# $y$ -Intercepts

The
**
$y$
-intercept
**
of a graph is the point where the graph crosses the
$y$
-axis. (Because a
function
must pass the
vertical line test
, a function can have at most one
$y$
-intercept
*
.
*
)

The $y$ -intercept is often referred to with just the $y$ -value. For example, we say that the $y$ -intercept of the line shown in the graph below is $3.5$ .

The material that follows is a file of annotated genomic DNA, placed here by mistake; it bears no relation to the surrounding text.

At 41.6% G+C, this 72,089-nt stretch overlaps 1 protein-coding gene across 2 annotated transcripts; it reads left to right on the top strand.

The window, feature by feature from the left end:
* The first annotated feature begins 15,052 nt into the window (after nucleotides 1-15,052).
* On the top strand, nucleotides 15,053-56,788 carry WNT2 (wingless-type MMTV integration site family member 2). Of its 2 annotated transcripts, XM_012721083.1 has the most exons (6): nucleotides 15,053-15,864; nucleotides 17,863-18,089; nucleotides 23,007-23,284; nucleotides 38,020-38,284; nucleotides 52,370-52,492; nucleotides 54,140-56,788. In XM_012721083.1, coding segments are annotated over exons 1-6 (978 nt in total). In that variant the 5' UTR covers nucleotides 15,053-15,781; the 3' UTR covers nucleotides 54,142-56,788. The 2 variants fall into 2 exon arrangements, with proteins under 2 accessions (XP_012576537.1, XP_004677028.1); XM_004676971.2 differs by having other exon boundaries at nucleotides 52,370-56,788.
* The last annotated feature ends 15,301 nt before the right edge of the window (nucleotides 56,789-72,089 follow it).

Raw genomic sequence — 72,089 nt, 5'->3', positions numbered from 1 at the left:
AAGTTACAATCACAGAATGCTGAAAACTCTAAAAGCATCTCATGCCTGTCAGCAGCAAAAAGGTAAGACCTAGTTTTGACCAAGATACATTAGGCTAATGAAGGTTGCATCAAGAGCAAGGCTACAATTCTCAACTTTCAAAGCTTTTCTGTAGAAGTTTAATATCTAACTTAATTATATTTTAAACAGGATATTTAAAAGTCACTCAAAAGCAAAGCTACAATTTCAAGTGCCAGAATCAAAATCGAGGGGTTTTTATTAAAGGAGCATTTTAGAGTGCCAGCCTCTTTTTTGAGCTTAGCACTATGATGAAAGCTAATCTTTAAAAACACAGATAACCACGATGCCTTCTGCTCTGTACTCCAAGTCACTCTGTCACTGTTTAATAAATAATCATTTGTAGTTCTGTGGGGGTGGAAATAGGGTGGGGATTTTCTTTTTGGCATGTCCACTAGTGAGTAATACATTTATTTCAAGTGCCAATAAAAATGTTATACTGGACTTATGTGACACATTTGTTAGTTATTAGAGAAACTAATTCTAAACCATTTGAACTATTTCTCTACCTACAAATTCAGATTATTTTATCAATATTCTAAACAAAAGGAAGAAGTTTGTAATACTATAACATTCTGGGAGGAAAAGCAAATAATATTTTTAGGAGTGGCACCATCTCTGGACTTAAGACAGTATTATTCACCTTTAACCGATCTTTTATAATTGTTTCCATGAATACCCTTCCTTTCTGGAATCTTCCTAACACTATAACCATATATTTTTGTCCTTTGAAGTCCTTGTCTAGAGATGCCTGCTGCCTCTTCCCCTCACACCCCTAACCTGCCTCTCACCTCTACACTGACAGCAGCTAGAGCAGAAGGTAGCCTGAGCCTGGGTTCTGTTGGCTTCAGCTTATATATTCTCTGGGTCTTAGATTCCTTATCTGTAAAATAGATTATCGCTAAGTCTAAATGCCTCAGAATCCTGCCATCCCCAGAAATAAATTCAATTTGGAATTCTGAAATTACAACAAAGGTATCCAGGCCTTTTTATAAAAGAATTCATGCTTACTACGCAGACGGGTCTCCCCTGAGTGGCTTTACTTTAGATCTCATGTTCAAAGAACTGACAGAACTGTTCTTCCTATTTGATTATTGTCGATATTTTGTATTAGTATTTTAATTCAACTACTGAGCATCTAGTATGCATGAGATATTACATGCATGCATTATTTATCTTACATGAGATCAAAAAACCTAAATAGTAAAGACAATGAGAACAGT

When the equation of a line is written in slope-intercept form ( $y=mx+b$ ), the $y$ -intercept $b$ can be read immediately from the equation.

**
Example 1:
**

The graph of $y=\frac{3}{4}x-2$ has its $y$ -intercept at $-2$ .

Similarly, for a quadratic equation written in standard form $y=a{x}^{2}+bx+c$ , the $y$ -intercept is $c$ .

**
Example 2:
**

The graph of $y=-{x}^{2}-x+3$ has its $y$ -intercept at $3$ .

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